This debut thriller is a slow burn, with a whole lotta tell versus show, and stereotyping (in a didactic narrative: Men like a nonconfrotational life. . . . As was the way with men, Will didn’t dwell on the subject long).
Gold-digger Cherry Laine (not a stripper, but punnily enough an estate agent-in-training) meets trust fund baby Daniel Cavendish, a Cambridge-educated junior doctor who is as dumb as rocks (“Mum, I’m not being obtuse.” cluck). His helicopter mum, Laura, is a TV producer when she’s not hovering over him (“Maybe she was wrong about Cherry. After all, Daniel was an intelligent person; he would have a hunch if something wasn’t right.” cluck), while his dad, Howard, for the most part is off shagging golf balls and his mistress, Marianne. Then there’s Cherry’s mum, Wendy, a supermarket checker manager; and friends and colleagues who serve minor roles.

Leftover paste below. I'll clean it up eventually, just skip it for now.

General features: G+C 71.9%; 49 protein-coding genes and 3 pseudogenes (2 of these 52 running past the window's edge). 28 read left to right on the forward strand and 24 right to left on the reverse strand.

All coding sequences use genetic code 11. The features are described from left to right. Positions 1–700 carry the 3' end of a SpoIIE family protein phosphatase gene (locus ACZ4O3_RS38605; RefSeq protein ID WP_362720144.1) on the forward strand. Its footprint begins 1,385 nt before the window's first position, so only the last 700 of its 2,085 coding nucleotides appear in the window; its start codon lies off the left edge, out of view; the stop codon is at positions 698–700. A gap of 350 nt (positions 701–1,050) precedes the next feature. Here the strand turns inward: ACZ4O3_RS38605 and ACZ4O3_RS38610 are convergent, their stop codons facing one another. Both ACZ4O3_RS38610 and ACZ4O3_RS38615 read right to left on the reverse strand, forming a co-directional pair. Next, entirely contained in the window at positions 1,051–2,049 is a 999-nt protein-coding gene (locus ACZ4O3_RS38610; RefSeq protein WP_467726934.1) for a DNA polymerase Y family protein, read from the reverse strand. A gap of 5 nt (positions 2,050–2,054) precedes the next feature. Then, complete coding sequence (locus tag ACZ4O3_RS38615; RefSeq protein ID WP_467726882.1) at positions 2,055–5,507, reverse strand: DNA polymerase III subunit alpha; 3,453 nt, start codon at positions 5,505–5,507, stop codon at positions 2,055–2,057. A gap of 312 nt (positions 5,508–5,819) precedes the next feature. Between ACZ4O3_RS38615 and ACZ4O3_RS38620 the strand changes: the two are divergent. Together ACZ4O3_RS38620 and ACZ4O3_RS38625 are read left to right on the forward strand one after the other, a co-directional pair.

The first half is really just a view into their insipid lives (even in St. Trop. It reminded me of The Vacationers in that regard). Had that nine-month backstory been condensed if not also enlivened — and had I not had to grapple with poorly constructed sentences, and with whom pronouns were associated and who was speaking in the dialogue — I would have liked it more.
It all boils down to a deadly tale of the morally bankrupt rich versus the morally bankrupt wannabe-rich.
Full of unlikable/unrelatable characters, the story definitely warrants a TRIGGER WARNING for animal abuse. Note: In the Cavendish men’s opinion, dogs are “[g]reen dustbins” that don’t belong on the bed or licking faces.
Release date: January 30, 2018